mkdir <path-to-root>/jedi
export $JEDI_ROOT=<path-to-root>/jedi

Next, navigate into your JEDI_ROOT and clone the GitHub repository that contains the bundle you want. For the publicly available bundles, clone from

git clone

Alternatively, developers with access to the internal repositories should instead clone the development branch. For the internal repositories, clone from

git clone

Step 2: Choose your Repos

As executed above in Step 1, cloning a bundle will create a directory <JEDI_ROOT>/<your-bundle>. This checkout of the bundle will be referred to as the JEDI_SRC (source). Export this as an evironment variable like you did for the JEDI_ROOT. For the fv3-bundle:

export JEDI_SRC=$JEDI_ROOT/fv3-bundle

Navigate (cd) into this source directory and have a look (modify this as needed if you used a different path or a different bundle). There’s not much there. There is a README file that you might want to consult for specific information on how to work with this bundle. But in this Step we’ll focus on the CMakeLists.txt file. This contains a list of repositories that the application needs to run. In the case of fv3-bundle that list looks something like this:

ecbuild_bundle( PROJECT oops     GIT ""         BRANCH develop UPDATE )
ecbuild_bundle( PROJECT gsw      GIT ""  BRANCH develop UPDATE )
ecbuild_bundle( PROJECT crtm     GIT ""         BRANCH develop UPDATE )
ecbuild_bundle( PROJECT ioda     GIT ""         BRANCH develop UPDATE )
ecbuild_bundle( PROJECT ufo      GIT ""          BRANCH develop UPDATE )

The lines above tell ecbuild which specific branches to retrieve from each GitHub repository. Modify these accordingly if you wish to use different branches. When you then run ecbuild as described in Step 3 below, it will first check to see if these repositories already exist on your system, within the directory of the bundle you are building. If not, it will clone them from GitHub. Then ecbuild will proceed to checkout the branch specified by the BRANCH argument, fetching it from GitHub if necessary.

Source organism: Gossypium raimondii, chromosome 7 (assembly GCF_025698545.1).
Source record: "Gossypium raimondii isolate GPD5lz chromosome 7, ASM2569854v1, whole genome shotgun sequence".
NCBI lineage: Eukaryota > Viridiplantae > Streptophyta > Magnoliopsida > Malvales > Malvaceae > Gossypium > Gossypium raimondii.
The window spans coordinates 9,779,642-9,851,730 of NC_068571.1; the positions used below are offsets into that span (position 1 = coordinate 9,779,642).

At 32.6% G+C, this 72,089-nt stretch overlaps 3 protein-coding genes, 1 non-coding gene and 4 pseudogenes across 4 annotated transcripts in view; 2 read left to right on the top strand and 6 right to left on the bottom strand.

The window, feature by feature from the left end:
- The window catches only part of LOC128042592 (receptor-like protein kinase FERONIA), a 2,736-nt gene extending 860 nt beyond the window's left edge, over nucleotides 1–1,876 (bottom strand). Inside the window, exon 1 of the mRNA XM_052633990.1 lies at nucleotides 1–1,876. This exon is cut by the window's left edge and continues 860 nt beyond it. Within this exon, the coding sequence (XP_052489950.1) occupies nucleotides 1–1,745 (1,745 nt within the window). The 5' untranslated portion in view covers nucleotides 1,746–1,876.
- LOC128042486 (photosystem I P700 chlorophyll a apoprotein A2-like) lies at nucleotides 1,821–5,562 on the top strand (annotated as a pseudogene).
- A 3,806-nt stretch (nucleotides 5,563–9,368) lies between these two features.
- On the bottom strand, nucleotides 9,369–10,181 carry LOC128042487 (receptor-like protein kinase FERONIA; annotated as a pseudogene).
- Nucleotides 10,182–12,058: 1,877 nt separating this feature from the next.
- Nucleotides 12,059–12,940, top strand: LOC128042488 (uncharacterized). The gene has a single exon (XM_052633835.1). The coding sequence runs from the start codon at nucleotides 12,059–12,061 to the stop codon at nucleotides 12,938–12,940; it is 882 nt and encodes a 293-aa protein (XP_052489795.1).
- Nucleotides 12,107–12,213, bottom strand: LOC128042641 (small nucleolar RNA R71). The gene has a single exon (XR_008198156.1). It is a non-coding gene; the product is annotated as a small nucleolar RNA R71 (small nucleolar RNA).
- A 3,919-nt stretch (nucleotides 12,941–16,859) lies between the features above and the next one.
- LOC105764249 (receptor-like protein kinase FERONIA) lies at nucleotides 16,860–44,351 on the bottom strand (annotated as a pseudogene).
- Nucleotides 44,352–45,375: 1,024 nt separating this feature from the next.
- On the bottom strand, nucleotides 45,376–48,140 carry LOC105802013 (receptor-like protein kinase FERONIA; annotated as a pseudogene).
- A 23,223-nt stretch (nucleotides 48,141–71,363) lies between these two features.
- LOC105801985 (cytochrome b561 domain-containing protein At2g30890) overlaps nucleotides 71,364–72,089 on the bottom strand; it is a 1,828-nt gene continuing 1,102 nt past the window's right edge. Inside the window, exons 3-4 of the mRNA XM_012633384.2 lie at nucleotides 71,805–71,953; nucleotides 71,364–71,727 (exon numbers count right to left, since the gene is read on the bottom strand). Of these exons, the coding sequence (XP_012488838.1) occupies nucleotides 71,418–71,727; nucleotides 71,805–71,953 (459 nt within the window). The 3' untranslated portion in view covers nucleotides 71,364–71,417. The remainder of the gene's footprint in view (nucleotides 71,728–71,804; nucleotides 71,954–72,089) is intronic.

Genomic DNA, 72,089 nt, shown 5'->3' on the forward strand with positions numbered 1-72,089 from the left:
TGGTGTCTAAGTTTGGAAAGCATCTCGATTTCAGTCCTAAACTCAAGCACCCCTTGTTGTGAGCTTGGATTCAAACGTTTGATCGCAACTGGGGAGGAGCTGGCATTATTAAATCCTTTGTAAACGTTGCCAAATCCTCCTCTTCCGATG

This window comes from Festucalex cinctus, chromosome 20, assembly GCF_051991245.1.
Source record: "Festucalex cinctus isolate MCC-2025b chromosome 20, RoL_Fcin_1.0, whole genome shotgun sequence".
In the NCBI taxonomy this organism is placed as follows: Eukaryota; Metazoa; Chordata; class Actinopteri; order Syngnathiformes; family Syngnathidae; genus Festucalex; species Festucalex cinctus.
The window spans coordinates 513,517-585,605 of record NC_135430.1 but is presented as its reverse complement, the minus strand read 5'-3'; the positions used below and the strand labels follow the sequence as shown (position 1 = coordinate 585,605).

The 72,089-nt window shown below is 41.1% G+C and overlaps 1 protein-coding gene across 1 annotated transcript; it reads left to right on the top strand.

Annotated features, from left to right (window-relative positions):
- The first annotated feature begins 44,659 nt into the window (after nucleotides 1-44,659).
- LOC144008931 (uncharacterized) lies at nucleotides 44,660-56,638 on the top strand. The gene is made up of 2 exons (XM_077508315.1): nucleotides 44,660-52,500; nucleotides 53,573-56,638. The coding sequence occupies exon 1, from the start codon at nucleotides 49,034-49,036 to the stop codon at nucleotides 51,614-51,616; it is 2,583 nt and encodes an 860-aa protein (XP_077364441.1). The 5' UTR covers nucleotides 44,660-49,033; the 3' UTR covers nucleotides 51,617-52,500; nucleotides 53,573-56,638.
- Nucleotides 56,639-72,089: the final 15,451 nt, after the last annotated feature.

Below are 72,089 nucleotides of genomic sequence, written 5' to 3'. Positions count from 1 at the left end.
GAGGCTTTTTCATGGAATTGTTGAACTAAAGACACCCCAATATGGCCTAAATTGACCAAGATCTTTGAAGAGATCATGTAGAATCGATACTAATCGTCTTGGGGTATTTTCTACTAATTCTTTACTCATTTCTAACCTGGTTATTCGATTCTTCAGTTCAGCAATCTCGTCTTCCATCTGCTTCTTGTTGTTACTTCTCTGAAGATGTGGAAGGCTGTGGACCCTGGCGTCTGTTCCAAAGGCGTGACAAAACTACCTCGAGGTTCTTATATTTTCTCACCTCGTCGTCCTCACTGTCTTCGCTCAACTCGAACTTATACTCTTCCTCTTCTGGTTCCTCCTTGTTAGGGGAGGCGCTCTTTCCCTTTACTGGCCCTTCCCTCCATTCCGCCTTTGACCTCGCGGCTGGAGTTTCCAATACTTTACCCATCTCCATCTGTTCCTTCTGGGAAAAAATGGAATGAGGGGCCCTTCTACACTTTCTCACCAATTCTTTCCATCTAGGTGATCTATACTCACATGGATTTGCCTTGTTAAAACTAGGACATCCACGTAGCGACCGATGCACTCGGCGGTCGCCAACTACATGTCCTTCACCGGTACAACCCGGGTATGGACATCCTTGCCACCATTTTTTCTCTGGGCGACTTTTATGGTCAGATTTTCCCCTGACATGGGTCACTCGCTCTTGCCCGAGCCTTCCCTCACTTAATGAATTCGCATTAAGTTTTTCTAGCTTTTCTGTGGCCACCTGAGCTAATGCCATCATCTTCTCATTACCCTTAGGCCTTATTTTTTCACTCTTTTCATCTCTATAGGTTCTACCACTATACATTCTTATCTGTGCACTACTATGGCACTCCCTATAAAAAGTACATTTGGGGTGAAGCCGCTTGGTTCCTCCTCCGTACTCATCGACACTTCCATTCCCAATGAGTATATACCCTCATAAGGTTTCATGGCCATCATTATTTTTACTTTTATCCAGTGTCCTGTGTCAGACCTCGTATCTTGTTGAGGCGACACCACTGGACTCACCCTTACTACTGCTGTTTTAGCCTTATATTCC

If the specified branch of the repository already exists on your system, then ecbuild will not fetch it from GitHub. If you want to make sure that you are using the latest and greatest version of the branch, then there are two things you need to do.

First, you need to include the (optional) UPDATE argument in the ecbuild_bundle() call as shown in each of the lines above. Second, you need to explicitly initiate the update by running make update as described in Step 4.

This will tell ecbuild to do a fresh pull of each of the branches that include the UPDATE argument. Note that make update will not work if there is no Makefile in the build directory. So, this command will only work after you have already run ecbuild at least once.